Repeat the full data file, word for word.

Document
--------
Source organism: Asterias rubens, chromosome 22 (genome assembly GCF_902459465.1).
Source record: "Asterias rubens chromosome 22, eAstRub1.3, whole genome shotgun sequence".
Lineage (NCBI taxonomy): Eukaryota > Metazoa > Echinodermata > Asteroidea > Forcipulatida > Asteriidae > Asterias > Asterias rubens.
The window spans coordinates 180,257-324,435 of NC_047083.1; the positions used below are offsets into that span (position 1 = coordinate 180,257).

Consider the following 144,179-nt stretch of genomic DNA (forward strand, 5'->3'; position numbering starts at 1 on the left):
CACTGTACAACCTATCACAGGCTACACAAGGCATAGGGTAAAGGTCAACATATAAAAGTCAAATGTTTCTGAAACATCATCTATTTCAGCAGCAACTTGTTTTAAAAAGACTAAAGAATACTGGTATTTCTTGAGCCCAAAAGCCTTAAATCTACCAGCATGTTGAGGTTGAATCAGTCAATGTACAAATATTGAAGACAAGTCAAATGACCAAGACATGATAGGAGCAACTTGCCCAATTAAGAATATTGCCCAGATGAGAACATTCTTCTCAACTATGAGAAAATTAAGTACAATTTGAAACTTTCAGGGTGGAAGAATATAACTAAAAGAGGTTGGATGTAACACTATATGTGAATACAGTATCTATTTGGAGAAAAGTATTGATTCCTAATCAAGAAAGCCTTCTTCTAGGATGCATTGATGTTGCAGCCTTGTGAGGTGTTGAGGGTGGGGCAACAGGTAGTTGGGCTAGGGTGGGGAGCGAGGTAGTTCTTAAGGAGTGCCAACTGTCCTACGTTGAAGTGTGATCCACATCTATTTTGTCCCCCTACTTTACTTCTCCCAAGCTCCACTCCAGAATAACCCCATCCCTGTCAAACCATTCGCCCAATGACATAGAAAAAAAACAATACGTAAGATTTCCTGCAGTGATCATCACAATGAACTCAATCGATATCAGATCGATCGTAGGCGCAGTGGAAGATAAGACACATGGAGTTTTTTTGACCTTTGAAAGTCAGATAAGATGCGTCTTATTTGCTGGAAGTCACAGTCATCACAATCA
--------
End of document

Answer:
Source organism: Asterias rubens, chromosome 22 (genome assembly GCF_902459465.1).
Source record: "Asterias rubens chromosome 22, eAstRub1.3, whole genome shotgun sequence".
Lineage (NCBI taxonomy): Eukaryota > Metazoa > Echinodermata > Asteroidea > Forcipulatida > Asteriidae > Asterias > Asterias rubens.
The window spans coordinates 180,257-324,435 of NC_047083.1; the positions used below are offsets into that span (position 1 = coordinate 180,257).

Consider the following 144,179-nt stretch of genomic DNA (forward strand, 5'->3'; position numbering starts at 1 on the left):
CACTGTACAACCTATCACAGGCTACACAAGGCATAGGGTAAAGGTCAACATATAAAAGTCAAATGTTTCTGAAACATCATCTATTTCAGCAGCAACTTGTTTTAAAAAGACTAAAGAATACTGGTATTTCTTGAGCCCAAAAGCCTTAAATCTACCAGCATGTTGAGGTTGAATCAGTCAATGTACAAATATTGAAGACAAGTCAAATGACCAAGACATGATAGGAGCAACTTGCCCAATTAAGAATATTGCCCAGATGAGAACATTCTTCTCAACTATGAGAAAATTAAGTACAATTTGAAACTTTCAGGGTGGAAGAATATAACTAAAAGAGGTTGGATGTAACACTATATGTGAATACAGTATCTATTTGGAGAAAAGTATTGATTCCTAATCAAGAAAGCCTTCTTCTAGGATGCATTGATGTTGCAGCCTTGTGAGGTGTTGAGGGTGGGGCAACAGGTAGTTGGGCTAGGGTGGGGAGCGAGGTAGTTCTTAAGGAGTGCCAACTGTCCTACGTTGAAGTGTGATCCACATCTATTTTGTCCCCCTACTTTACTTCTCCCAAGCTCCACTCCAGAATAACCCCATCCCTGTCAAACCATTCGCCCAATGACATAGAAAAAAAACAATACGTAAGATTTCCTGCAGTGATCATCACAATGAACTCAATCGATATCAGATCGATCGTAGGCGCAGTGGAAGATAAGACACATGGAGTTTTTTTGACCTTTGAAAGTCAGATAAGATGCGTCTTATTTGCTGGAAGTCACAGTCATCACAATCA